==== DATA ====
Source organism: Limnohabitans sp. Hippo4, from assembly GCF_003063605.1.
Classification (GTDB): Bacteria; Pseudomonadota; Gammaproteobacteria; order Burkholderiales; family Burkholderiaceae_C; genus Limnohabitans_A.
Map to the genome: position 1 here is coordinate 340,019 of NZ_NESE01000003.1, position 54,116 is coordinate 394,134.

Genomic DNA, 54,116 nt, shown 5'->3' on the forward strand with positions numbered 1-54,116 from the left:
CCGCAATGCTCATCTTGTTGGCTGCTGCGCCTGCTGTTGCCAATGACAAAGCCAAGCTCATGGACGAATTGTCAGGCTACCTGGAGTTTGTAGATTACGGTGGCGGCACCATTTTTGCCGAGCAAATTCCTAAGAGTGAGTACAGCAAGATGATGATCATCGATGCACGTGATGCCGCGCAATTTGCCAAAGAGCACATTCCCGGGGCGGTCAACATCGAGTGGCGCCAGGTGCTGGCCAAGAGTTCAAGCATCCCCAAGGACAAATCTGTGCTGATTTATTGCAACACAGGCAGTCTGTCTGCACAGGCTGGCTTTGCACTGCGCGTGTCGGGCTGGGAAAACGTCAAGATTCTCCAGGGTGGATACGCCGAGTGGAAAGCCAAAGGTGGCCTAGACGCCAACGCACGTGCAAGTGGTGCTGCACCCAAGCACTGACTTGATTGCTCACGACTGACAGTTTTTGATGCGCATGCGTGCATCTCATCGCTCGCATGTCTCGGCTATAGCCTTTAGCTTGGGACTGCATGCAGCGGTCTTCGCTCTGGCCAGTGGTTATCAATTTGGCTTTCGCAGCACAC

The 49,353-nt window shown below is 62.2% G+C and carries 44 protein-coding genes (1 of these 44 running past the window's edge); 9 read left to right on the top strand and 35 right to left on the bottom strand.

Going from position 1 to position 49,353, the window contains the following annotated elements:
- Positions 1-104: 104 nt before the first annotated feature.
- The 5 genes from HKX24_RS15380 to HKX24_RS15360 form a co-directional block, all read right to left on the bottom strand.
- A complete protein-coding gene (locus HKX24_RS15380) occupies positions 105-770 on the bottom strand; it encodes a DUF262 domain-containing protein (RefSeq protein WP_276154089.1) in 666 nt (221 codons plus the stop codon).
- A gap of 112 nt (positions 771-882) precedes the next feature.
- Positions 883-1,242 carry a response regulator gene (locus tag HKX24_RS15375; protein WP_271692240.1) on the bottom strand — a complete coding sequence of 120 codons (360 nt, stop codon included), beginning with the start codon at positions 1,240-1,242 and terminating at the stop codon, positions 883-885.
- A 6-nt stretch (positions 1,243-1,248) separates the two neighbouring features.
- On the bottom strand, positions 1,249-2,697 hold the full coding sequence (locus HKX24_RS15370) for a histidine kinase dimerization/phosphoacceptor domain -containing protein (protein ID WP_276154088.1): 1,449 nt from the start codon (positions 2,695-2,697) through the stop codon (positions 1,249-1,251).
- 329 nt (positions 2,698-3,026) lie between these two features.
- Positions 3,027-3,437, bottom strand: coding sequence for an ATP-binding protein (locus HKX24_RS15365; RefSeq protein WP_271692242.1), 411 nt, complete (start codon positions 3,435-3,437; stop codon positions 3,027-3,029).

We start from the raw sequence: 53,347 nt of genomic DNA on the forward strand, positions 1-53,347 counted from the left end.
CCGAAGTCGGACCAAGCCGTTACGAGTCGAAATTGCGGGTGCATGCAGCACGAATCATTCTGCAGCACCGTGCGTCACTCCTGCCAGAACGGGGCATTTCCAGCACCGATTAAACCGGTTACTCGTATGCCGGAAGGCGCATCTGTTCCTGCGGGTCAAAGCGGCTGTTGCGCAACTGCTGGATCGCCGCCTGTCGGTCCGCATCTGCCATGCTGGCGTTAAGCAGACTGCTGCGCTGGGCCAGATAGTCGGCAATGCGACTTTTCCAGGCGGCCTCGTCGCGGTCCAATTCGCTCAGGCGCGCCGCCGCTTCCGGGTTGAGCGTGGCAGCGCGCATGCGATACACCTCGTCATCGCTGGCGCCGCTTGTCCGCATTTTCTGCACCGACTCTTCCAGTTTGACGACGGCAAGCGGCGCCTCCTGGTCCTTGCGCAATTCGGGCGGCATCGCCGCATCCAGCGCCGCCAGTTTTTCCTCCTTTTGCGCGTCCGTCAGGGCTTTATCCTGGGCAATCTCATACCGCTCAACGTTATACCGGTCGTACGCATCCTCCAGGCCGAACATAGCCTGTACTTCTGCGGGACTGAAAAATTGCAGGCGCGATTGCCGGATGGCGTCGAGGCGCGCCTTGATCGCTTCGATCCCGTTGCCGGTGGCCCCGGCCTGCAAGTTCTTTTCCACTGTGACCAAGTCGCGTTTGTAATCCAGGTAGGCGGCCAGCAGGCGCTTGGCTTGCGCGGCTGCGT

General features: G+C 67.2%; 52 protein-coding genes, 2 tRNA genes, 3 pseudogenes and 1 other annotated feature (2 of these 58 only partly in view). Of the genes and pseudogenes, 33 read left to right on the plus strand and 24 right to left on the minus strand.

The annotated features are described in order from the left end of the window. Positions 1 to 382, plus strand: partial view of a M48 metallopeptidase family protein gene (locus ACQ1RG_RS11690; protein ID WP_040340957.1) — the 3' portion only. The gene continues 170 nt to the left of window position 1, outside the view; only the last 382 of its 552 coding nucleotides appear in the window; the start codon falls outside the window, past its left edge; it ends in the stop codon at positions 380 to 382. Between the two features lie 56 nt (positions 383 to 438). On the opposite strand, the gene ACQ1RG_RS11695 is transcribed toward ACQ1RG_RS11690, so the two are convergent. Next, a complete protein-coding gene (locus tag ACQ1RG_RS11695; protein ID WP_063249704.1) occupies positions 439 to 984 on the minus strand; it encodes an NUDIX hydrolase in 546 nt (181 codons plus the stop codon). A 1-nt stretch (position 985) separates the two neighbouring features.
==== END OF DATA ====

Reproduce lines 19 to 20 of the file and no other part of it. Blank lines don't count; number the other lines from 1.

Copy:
General features: G+C 67.2%; 52 protein-coding genes, 2 tRNA genes, 3 pseudogenes and 1 other annotated feature (2 of these 58 only partly in view). Of the genes and pseudogenes, 33 read left to right on the plus strand and 24 right to left on the minus strand.

The annotated features are described in order from the left end of the window. Positions 1 to 382, plus strand: partial view of a M48 metallopeptidase family protein gene (locus ACQ1RG_RS11690; protein ID WP_040340957.1) — the 3' portion only. The gene continues 170 nt to the left of window position 1, outside the view; only the last 382 of its 552 coding nucleotides appear in the window; the start codon falls outside the window, past its left edge; it ends in the stop codon at positions 380 to 382. Between the two features lie 56 nt (positions 383 to 438). On the opposite strand, the gene ACQ1RG_RS11695 is transcribed toward ACQ1RG_RS11690, so the two are convergent. Next, a complete protein-coding gene (locus tag ACQ1RG_RS11695; protein ID WP_063249704.1) occupies positions 439 to 984 on the minus strand; it encodes an NUDIX hydrolase in 546 nt (181 codons plus the stop codon). A 1-nt stretch (position 985) separates the two neighbouring features.